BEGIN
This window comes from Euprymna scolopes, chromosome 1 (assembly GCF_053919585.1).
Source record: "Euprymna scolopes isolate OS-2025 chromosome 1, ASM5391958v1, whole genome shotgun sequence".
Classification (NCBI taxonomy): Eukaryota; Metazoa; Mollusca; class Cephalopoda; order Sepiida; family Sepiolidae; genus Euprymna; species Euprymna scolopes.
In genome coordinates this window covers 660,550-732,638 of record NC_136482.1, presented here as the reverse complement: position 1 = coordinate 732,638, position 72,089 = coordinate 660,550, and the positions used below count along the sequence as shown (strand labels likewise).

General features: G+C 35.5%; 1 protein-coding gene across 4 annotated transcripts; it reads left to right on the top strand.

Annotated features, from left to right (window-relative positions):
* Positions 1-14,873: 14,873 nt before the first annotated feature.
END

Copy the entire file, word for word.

This window comes from Euprymna scolopes, chromosome 1 (assembly GCF_053919585.1).
Source record: "Euprymna scolopes isolate OS-2025 chromosome 1, ASM5391958v1, whole genome shotgun sequence".
Classification (NCBI taxonomy): Eukaryota; Metazoa; Mollusca; class Cephalopoda; order Sepiida; family Sepiolidae; genus Euprymna; species Euprymna scolopes.
In genome coordinates this window covers 660,550-732,638 of record NC_136482.1, presented here as the reverse complement: position 1 = coordinate 732,638, position 72,089 = coordinate 660,550, and the positions used below count along the sequence as shown (strand labels likewise).

General features: G+C 35.5%; 1 protein-coding gene across 4 annotated transcripts; it reads left to right on the top strand.

Annotated features, from left to right (window-relative positions):
* Positions 1-14,873: 14,873 nt before the first annotated feature.